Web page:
New Delhi: Is the Indian Army unfit? An internal audit of the Army conducted in 2011 by the Controller of Defence Accounts has raised questions about the quantity and quality of food being fed to the men. The audit says normal military diet could be three times more than what is recommended by the ICMR. The Army has dismissed the findings.
According to the audit report, the recommended dietary intake of cereals for normal human consumption is 460 grams per day, while the Indian Army gives 600 grams per day.
As for pulses the recommended norm is 40 grams. The Army's prescribed scales are more than double. Similarly the medical body ICMR recommends 30 grams of sugar per day. The men in uniform get 90 grams.
The ICMR recommends just 30 grams of meat per person per day as ideal for health but according to the audit report army men get 100 grams of fresh meat. In case of potatoes only 50 grams is permissible but the Indian Army gets 100 grams on a standard basis.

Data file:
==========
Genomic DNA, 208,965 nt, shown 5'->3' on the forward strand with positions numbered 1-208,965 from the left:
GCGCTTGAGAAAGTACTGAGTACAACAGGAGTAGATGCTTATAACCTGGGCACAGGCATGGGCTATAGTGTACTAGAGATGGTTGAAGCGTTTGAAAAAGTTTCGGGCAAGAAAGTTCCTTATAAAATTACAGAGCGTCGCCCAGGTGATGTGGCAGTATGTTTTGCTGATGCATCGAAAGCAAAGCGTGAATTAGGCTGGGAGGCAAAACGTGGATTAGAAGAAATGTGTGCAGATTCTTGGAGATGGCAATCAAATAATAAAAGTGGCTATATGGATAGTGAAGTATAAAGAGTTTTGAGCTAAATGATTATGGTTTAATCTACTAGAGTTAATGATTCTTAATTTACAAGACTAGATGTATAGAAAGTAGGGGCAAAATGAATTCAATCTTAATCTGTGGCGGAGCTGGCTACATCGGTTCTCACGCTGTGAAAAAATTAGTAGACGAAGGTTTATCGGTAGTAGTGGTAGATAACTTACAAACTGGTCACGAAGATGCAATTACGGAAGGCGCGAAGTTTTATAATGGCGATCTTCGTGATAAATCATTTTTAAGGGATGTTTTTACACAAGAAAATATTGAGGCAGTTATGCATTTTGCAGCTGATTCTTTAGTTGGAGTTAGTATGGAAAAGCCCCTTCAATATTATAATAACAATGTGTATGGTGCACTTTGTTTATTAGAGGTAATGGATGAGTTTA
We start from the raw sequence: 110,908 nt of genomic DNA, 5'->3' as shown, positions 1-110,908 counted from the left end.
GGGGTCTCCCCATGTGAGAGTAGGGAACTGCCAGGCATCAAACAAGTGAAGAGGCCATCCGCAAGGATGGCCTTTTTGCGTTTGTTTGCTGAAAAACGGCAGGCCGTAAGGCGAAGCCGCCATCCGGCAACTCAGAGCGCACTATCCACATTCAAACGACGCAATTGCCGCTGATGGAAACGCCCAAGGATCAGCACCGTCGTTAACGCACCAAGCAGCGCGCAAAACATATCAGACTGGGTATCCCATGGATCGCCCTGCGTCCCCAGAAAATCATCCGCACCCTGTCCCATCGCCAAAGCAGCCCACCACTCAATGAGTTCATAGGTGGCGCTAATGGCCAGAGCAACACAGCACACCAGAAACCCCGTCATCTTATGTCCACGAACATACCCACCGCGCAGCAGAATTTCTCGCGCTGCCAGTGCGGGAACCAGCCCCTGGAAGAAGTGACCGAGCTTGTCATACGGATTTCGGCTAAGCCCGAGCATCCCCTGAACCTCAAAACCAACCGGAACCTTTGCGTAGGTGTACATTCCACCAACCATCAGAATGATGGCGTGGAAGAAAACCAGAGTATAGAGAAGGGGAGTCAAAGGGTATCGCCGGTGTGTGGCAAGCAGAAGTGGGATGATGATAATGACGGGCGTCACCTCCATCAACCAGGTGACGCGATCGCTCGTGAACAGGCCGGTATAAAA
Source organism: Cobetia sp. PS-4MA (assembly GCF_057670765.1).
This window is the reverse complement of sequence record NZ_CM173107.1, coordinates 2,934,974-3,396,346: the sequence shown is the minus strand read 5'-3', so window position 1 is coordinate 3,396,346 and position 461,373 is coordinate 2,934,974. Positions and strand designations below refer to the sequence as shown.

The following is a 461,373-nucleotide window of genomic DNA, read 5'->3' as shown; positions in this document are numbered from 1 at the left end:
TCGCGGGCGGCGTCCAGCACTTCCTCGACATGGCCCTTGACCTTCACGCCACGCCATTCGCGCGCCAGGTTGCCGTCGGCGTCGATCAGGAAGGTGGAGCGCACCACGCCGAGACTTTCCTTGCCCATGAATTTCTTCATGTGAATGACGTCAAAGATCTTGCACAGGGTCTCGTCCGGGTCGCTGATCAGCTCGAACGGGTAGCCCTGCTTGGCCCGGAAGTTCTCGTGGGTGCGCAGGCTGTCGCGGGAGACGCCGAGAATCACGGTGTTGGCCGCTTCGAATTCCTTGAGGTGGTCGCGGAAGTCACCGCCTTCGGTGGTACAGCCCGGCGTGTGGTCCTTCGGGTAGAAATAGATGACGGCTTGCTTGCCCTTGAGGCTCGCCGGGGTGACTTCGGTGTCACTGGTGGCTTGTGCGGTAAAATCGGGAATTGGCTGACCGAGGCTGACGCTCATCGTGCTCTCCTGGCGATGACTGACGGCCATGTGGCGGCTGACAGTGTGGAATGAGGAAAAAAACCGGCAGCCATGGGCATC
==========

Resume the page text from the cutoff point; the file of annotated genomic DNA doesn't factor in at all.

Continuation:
The audit report also refers to two other anomalies that the same scale of food items is provided to army personnel across all age groups. And number two, since food consumption also depends on the nature of the job being done, those deployed in widely divergent terrains and climate may need a higher calorific value than those in warm areas.
Further, the level of physical activity also varies from administrative duties to strenuous physical ones, so should the scale of rations.
The Indian Army in its response has dismissed suggestions saying comparing service rations to the recommended ICMR norms is an incorrect comparison. Further, it believes if compared to international scales of UN ration, the Indian soldier is getting far less.